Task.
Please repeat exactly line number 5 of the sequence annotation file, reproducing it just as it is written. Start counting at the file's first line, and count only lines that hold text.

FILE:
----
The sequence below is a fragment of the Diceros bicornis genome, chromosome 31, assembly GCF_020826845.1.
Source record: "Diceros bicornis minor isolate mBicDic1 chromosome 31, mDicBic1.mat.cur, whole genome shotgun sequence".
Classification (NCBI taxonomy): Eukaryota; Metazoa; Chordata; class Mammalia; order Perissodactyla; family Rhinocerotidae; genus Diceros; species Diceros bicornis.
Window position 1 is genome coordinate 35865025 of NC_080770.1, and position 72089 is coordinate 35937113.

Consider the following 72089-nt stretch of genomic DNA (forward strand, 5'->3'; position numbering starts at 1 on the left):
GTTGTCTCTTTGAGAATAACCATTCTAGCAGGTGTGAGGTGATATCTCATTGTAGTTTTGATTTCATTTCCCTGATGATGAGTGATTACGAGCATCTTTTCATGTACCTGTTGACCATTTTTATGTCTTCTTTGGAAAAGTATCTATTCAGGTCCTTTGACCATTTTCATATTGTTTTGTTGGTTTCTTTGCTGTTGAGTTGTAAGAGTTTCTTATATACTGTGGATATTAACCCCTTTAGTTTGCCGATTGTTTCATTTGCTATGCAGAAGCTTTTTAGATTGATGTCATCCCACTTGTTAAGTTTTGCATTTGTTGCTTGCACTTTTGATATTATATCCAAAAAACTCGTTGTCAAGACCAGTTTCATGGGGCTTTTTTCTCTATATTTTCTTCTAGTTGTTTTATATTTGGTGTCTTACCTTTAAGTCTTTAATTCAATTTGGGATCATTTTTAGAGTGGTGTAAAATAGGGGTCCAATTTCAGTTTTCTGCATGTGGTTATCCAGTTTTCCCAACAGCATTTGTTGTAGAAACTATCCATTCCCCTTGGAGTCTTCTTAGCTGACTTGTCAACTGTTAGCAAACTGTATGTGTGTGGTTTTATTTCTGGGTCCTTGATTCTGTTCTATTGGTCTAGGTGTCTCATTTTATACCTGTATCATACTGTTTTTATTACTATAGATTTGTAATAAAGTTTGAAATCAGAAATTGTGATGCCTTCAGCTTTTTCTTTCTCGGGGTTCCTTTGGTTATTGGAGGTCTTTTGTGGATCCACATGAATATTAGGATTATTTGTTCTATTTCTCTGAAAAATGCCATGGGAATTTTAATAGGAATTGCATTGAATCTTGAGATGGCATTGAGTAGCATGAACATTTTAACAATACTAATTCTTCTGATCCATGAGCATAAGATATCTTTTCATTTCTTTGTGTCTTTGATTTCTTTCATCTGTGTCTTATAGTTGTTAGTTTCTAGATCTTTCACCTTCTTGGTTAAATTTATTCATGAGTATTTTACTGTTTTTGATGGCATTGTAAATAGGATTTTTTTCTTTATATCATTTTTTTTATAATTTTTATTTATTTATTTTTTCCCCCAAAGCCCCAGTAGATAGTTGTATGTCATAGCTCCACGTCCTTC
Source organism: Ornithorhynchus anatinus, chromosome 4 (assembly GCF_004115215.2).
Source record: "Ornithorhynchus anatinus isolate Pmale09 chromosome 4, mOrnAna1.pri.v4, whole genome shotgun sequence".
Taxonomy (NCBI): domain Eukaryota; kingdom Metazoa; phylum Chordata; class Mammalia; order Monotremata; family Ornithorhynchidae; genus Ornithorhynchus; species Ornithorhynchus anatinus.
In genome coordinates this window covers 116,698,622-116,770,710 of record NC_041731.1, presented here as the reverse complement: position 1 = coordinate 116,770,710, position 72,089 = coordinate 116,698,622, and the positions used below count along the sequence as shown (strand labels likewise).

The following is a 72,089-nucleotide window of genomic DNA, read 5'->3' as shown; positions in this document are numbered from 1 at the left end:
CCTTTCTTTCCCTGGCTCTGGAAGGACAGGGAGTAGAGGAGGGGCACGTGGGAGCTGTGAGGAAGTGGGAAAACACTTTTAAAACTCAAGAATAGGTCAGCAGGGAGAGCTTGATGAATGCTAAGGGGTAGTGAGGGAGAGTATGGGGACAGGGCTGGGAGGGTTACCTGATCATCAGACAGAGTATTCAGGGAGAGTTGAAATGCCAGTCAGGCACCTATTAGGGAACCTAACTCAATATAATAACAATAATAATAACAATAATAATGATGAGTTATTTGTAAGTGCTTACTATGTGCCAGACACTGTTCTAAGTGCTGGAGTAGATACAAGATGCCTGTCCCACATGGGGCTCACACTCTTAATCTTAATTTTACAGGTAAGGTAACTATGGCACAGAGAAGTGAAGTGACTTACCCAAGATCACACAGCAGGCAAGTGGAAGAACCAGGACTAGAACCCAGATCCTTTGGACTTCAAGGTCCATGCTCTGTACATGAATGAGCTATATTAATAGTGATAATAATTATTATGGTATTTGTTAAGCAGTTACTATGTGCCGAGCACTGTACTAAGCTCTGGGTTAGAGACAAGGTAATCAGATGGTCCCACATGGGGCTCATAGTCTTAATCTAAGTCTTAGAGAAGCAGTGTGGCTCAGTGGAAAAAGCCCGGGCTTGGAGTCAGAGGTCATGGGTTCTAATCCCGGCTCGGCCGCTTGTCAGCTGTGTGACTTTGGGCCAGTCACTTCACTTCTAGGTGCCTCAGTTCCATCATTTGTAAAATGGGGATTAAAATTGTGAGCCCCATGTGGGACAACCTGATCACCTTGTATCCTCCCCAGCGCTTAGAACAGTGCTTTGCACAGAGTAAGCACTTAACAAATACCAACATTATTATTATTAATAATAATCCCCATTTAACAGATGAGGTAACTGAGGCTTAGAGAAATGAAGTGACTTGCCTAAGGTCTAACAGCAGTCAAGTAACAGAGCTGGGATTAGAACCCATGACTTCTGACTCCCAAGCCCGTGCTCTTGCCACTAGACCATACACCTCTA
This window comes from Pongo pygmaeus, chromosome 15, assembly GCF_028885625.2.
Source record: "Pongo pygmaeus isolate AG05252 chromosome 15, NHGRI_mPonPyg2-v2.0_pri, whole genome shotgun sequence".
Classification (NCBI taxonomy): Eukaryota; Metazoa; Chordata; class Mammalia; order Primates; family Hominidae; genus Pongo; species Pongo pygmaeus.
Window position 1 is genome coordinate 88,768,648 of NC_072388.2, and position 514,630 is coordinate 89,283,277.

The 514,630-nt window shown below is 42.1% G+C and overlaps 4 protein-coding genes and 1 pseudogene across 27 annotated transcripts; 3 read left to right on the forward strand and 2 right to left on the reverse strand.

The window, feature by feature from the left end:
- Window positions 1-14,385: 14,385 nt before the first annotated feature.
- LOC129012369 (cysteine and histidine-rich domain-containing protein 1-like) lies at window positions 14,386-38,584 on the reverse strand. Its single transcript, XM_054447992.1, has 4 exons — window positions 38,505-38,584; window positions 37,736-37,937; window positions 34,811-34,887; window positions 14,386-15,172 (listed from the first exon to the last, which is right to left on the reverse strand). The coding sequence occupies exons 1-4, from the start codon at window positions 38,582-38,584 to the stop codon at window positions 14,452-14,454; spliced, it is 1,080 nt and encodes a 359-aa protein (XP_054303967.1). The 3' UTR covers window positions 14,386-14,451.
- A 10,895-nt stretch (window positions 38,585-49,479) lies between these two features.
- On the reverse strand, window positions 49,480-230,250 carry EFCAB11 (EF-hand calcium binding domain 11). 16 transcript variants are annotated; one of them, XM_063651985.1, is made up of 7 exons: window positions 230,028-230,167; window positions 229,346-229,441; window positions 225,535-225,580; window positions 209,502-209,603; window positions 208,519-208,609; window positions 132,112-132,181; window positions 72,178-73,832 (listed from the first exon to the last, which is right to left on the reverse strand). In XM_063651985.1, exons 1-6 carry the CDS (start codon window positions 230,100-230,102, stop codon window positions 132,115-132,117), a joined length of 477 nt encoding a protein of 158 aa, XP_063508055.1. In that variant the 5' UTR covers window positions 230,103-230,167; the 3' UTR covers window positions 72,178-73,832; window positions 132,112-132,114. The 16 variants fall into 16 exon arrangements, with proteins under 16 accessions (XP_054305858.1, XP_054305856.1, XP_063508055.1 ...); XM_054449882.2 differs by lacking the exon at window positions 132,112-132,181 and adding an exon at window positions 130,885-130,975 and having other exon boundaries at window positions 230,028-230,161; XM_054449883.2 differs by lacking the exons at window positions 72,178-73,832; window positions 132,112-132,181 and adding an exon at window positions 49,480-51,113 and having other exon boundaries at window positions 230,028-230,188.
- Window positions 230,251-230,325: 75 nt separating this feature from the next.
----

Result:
Consider the following 72089-nt stretch of genomic DNA (forward strand, 5'->3'; position numbering starts at 1 on the left):